Shane Kavanagh – Member Technical Staff, ESI Architecture, Dell EMC
For years now the tech industry has been talking about the “data tsunami” – the ongoing trend for increasing amounts of data that need to be stored and analyzed. This is primarily driven by the explosion in active connected devices and the desire to use the data they collect to provide better services (i.e., more efficient homes, smart cities, self-driving vehicles). While this trend has been going on for quite some time, its end is nowhere in sight.
In response to this pressing market need, the industry is delivering ever-increasing storage density to match the growth in generated data. But more than just density is at play. As data centers apply these solutions at scale, cost becomes a limiting concern, and as ever, performance is always a consideration. So, the challenge is really to provide greater density at lower cost and acceptable performance.
The density challenge
The storage density challenge for the industry is to try to deliver one petabyte of storage into a 1U form factor. There are multiple ways that this can be achieved. One approach is to use 10 x 128 TB U.2 SSD devices. But at today’s prices that would be cost prohibitive. You could consider using a custom form factor in your solution, but this makes it difficult to leverage cost and supply benefits of the high volume offerings in the market and requires changes to platform designs.
In response to the cost challenge of deploying large SSDs, an innovative approach that the Dell EMC Extreme Scale Infrastructure group is employing with a select group of customers is to use smaller, relatively low capacity, lower cost SSDs in standard form factors (i.e., M.2 devices) integrated in proven platforms (i.e., PowerEdge C4140). This allows us to provide highly dense NVMe based systems at costs approaching today’s SATA SSD cost points – and this approach has the added benefit of a more granular failure domain.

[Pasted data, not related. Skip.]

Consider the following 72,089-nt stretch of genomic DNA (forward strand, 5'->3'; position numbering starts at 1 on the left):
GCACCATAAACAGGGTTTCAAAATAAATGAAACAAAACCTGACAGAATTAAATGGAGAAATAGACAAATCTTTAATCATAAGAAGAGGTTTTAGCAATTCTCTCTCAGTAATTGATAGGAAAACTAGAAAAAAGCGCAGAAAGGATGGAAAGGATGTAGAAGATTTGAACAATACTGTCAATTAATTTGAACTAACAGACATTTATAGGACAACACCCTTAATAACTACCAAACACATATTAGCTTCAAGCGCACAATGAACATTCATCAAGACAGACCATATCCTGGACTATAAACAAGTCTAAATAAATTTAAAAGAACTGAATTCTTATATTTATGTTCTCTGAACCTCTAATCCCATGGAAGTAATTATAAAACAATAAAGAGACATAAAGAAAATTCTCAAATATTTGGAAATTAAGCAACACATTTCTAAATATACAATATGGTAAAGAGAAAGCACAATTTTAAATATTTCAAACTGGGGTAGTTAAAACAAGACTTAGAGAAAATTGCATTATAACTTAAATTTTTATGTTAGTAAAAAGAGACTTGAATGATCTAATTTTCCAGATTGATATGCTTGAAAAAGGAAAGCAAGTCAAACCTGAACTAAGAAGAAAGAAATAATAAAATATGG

The solution we are exploring with these customers delivers M.2 devices on a PCIe card that conforms to a standard GPU adapter size, making it easy to plug into existing platforms that accommodate GPUs. (See example illustration.)
One of the keys to success with this approach is the inclusion of a high performance PCIe switch that fans out the PCIe lanes among the M.2 devices.
At today’s M.2 capacities this results in almost 100 TB per card, but note the capacities for M.2 devices are about to double in the next year – allowing the card to approach almost 200 TB of capacity. Once this higher capacity is reached, placing four of these cards in a PowerEdge C4140 provides in excess of half a petabyte, and as M.2 capacities grow, this design readily scales beyond one petabyte in 1U.
PerformanceKeep in mind, while this dense storage capacity is being delivered at SATA level costs, it is also significantly faster. Because we are delivering SSDs using the NVMe interface, the system will have performance levels well in excess of those available with SATA in an equivalent 1U system.
When delivered with a bandwidth optimized system, like a PowerEdge C4140, and paired with two 100 Gb NICs, this solution can deliver 200 Gb of bandwidth in a 1U form factor. So, in just 5U that quickly adds up to 1Tb of throughput and millions of IOPs – along with more than 1.5 petabytes of storage! (Readily scaling to 3 PB when the M.2 capacities double!)
4 high density NAND modules in a C4140
Data Driven Workloads
This high density all-flash solution is ideal for handling the sustained ingest of massive amounts of data, for example, as a front end in an edge computing architecture. It can work in conjunction with a Machine Learning backend, or any number of IoT functions that require large amounts of data to feed real-time analytics, like self-driving vehicles, satellite imagery, and weather telemetry.
Impressive storage density, extremely high bandwidth, and easy, technology-paced scalability - Dell EMC can offer large scale customers innovative, all flash solutions for their toughest data challenges. Inquiries about Extreme Scale Infrastructure solutions can be made at ESI@dell.com
It is good. need talk to customer AI guys to understand if it can be a backend of machine learning.
What chipset is the C4140 based on? How many PCIe lanes are available on that chipset? How many PCIe lanes does each M.2 NVMe SSD receive from the PCIe switch?
With no cooling most NVMe SSDs will overheat and throttle, how is the heat problem of these densely packed NAND chips solved? Is Dell approving only M.2 NVMe SSDs that come with heatspreaders or how are the SSDs approved?